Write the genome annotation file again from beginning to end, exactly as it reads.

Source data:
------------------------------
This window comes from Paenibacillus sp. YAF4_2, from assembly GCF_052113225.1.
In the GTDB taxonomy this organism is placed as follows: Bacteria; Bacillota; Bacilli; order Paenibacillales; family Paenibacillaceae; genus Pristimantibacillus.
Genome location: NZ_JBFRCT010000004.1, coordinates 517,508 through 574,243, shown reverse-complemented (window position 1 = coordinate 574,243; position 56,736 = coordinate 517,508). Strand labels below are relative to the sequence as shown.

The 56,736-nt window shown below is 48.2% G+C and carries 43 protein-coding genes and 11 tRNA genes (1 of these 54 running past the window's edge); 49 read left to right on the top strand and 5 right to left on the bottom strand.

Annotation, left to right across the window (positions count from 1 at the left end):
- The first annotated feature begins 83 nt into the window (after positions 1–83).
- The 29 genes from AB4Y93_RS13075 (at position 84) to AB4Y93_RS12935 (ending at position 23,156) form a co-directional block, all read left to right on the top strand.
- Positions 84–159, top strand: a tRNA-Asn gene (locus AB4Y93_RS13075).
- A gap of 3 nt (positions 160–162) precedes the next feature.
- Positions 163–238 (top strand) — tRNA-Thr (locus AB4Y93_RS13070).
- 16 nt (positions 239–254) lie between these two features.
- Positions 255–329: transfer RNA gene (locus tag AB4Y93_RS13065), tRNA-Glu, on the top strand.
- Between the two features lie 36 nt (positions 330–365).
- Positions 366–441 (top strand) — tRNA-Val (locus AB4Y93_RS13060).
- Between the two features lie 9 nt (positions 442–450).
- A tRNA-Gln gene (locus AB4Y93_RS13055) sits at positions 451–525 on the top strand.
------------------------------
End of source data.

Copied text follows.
This window comes from Paenibacillus sp. YAF4_2, from assembly GCF_052113225.1.
In the GTDB taxonomy this organism is placed as follows: Bacteria; Bacillota; Bacilli; order Paenibacillales; family Paenibacillaceae; genus Pristimantibacillus.
Genome location: NZ_JBFRCT010000004.1, coordinates 517,508 through 574,243, shown reverse-complemented (window position 1 = coordinate 574,243; position 56,736 = coordinate 517,508). Strand labels below are relative to the sequence as shown.

The 56,736-nt window shown below is 48.2% G+C and carries 43 protein-coding genes and 11 tRNA genes (1 of these 54 running past the window's edge); 49 read left to right on the top strand and 5 right to left on the bottom strand.

Annotation, left to right across the window (positions count from 1 at the left end):
- The first annotated feature begins 83 nt into the window (after positions 1–83).
- The 29 genes from AB4Y93_RS13075 (at position 84) to AB4Y93_RS12935 (ending at position 23,156) form a co-directional block, all read left to right on the top strand.
- Positions 84–159, top strand: a tRNA-Asn gene (locus AB4Y93_RS13075).
- A gap of 3 nt (positions 160–162) precedes the next feature.
- Positions 163–238 (top strand) — tRNA-Thr (locus AB4Y93_RS13070).
- 16 nt (positions 239–254) lie between these two features.
- Positions 255–329: transfer RNA gene (locus tag AB4Y93_RS13065), tRNA-Glu, on the top strand.
- Between the two features lie 36 nt (positions 330–365).
- Positions 366–441 (top strand) — tRNA-Val (locus AB4Y93_RS13060).
- Between the two features lie 9 nt (positions 442–450).
- A tRNA-Gln gene (locus AB4Y93_RS13055) sits at positions 451–525 on the top strand.